The last two years have been the most challenging of our lifetimes. And while the worst of the pandemic is hopefully over, we live in a world impacted by economic and geopolitical unrest.
Against this backdrop, it is more important than ever for advertising to bring light relief into people’s lives, an opportunity to enjoy a moment or nod at the absurdity of something in what are often very serious times.
“Comedy has an amazing ability to help us heal and bring people together through universal truths,” says Stephanie Nerlich, CEO at Havas Creative Network, North America. “We’ve got heavy events happening around us and one of those moments we can smile comes through the lens of laughing.
“Increasingly, brands are welcoming that as an opportunity. Nobody is saying that the only way for a brand to communicate is through humour, it has to be authentic to the experience the brand provides. But it definitely feels like more brands feel they have that licence to be humorous compared with the previous couple of years.”
Use your superpower
“Funny is one of our superpowers and it’s underutilized currently,” says Sean McBride, chief creative officer, Arnold. “Humour isn’t going to be for every brand but it can certainly work for more brands than are doing it at the moment.”
One of the fears for brands considering the comedic route is that the joke doesn’t land or, worse yet, that it is considered offensive or distasteful. Thai Randolph, CEO at HartBeat and co-founder of Sugaberry, says brands and advertisers can often feel like they’re walking on eggshells when it comes to striking the right line.
“It can be a difficult challenge to navigate because there absolutely is a social contract now to be more responsible in our humour and more inclusive and respectful in how we communicate to people, even when we’re using a punchline,” she says.
“Getting that right requires empathy and being truly inclusive. That’s why it’s so important that we work to embrace creative communities that are really tapped into the audiences we’re trying to reach – that’s when it feels authentic.”
All marketers and advertisers are looking for authenticity, and there are very few platforms that have attracted authentic content creators quite like TikTok over recent years. Its global head of creative lab, Kinney Edwards, says that its diversity and authenticity have been two of the key qualities in attracting people to TikTok.
“Diversity is one of the most effective tools in storytelling,” he says. “People openly share their ideas with each other on TikTok and it's a place where we can listen, understand and co-create. Creators can freely express their ideas and with TikTok there is that opportunity to go from no followers and quickly scale.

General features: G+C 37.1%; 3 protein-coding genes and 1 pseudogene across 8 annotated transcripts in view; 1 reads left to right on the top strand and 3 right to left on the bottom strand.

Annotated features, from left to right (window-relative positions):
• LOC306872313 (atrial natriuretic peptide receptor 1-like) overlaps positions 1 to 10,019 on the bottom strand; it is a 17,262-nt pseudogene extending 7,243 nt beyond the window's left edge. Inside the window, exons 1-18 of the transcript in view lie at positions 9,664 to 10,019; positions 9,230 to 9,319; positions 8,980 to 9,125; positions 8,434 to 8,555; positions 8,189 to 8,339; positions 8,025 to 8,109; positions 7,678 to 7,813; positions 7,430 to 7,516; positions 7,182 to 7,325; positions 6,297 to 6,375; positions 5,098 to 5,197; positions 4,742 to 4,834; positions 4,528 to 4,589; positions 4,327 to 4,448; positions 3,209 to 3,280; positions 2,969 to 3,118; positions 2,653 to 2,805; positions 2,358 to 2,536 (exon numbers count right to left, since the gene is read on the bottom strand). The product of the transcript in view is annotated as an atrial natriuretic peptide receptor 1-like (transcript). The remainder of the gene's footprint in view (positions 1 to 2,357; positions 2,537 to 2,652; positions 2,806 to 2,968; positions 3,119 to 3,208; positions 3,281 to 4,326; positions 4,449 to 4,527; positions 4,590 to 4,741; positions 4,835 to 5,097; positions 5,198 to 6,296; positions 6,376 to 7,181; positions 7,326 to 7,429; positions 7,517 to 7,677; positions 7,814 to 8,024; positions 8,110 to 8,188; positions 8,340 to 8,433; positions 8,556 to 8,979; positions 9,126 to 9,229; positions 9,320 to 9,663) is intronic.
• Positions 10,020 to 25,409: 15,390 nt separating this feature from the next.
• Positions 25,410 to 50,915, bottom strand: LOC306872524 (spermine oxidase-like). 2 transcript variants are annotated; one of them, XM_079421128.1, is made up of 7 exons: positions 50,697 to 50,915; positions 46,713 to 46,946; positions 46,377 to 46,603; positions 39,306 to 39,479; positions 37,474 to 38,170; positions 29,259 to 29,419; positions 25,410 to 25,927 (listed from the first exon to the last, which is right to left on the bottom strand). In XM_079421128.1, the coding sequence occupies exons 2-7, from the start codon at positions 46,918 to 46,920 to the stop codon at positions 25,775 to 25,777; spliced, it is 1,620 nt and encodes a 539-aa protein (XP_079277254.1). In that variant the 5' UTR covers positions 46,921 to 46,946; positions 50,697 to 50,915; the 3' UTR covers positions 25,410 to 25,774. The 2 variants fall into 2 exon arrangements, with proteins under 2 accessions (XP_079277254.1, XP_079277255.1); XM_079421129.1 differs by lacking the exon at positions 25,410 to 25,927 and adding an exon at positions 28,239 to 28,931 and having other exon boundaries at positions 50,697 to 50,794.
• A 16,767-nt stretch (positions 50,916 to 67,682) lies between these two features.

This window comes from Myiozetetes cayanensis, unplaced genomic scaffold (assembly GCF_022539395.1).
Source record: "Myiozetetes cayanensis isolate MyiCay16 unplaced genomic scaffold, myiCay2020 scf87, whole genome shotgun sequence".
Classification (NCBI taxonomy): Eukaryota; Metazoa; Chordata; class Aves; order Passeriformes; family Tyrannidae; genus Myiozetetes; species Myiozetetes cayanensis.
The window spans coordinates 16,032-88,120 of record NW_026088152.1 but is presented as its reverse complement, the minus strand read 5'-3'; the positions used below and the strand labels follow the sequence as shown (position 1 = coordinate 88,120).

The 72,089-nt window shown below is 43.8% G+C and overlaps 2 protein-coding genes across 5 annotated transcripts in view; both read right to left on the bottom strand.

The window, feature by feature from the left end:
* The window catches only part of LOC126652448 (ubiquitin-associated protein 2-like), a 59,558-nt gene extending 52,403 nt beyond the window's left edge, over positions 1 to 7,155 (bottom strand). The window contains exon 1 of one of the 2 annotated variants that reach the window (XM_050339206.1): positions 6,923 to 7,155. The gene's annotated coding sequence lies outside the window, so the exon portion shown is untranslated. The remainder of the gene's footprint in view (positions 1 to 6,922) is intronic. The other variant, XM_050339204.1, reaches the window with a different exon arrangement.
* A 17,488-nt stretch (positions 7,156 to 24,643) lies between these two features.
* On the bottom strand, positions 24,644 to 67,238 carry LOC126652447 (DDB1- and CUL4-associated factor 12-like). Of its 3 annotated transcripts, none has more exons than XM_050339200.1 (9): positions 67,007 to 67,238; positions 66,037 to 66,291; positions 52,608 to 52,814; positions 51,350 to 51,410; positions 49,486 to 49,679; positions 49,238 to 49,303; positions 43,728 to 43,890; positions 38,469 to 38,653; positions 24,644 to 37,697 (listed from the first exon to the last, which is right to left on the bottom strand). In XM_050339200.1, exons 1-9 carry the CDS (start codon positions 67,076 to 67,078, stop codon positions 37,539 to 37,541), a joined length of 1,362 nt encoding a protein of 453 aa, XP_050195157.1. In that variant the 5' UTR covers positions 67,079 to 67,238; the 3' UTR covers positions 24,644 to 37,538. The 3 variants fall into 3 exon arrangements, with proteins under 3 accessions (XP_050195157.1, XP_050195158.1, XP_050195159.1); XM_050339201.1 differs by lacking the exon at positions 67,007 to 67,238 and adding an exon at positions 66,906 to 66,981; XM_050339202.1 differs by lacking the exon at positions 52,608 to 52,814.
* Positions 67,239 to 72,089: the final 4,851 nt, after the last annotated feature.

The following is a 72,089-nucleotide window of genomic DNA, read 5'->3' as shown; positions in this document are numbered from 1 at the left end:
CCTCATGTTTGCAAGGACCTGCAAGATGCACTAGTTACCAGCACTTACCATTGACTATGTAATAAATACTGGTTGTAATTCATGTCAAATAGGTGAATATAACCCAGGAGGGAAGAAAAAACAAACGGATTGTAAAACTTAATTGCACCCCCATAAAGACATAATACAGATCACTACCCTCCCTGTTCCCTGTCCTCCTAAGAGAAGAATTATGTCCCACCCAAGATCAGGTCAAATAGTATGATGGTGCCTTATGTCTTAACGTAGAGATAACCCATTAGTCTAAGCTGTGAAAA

“People are building communities around their humour and storytelling. It’s really driving a proliferation of different types and brands of comedy and there’s a really large audience that is curious to find out more.”
For all of that though, there will still be countless companies that shy away from the comedy genre, but Randolph says even serious brands can lean into comedy by focusing on everyday observations.
“Our brands and partners fall into two categories, some really like to leverage comedy as a tool whereas others will say ‘oh, we are not a fun brand’. But there is a distinction between those of us who craft comedic content and stories, and the humour we find in everyday life, whether that’s sarcasm, irony, or slapstick. Every brand is crafted by humans and we all have a sense of humour.”
Randolph cites the advice of Hartbeat investor and global comedy megastar Kevin Hart for brands trying to find their comedy chops. “Kevin always tells us in the creative process that we have to make the content grounded. So I think there’s an art to developing content that hones in on those everyday incongruences, that makes you smile or laugh at the absurdity of basic human truths.”
One of the most effective uses of comedy in advertising is randomness, but McBride says that any brand attempting to tap into that method should do so with caution.
“There are brands like Skittles and Starburst that have really harnessed randomness, it’s some of the funniest work you’ll see,” he says. “But they completely understand their universe, they know the rules, and they know their voice. But you see other brands that haven’t figured out those rules, so it’s a formula that only works in the right hands.”
Asked whether we might start to see some brands becoming braver Nerlich says: “Brave clients will become braver and the less brave brands less so. But what I see is more clients are willing to let the magic happen more, so they’re writing the crap out of their ideas on a piece of paper but they’re more prepared to let it play out a bit differently.
“They’re allowing what happens naturally to become their guiding light. I think clients are willing to start doing that again, whereas last year we were working in pretty tight boxes.”
The experts’ funniest ad campaigns – and why
Sean McBride: The Most Interesting Man in the World
“I like it for a number of reasons but my favourite part was that it had 25+ executions, every one better than the last. A really rich idea with relentlessly great copywriting”
Thai Randolph: Old Spice
“I love how it doesn’t take itself too seriously, but still connects with its audience in a really authentic way.”
Kinney Edwards: Skittles Touch
“I really love the dry humour, emotion, and humanity in a piece of comedy that’s designed to sell a sugary product. It’s art and craft, and everything we love in this industry in a humorous package.”
Stephanie Nerlich: Apple at Work - The Underdogs
“There’s a lot of different ways to look at comedy and how to bring a smile to life for a brand.”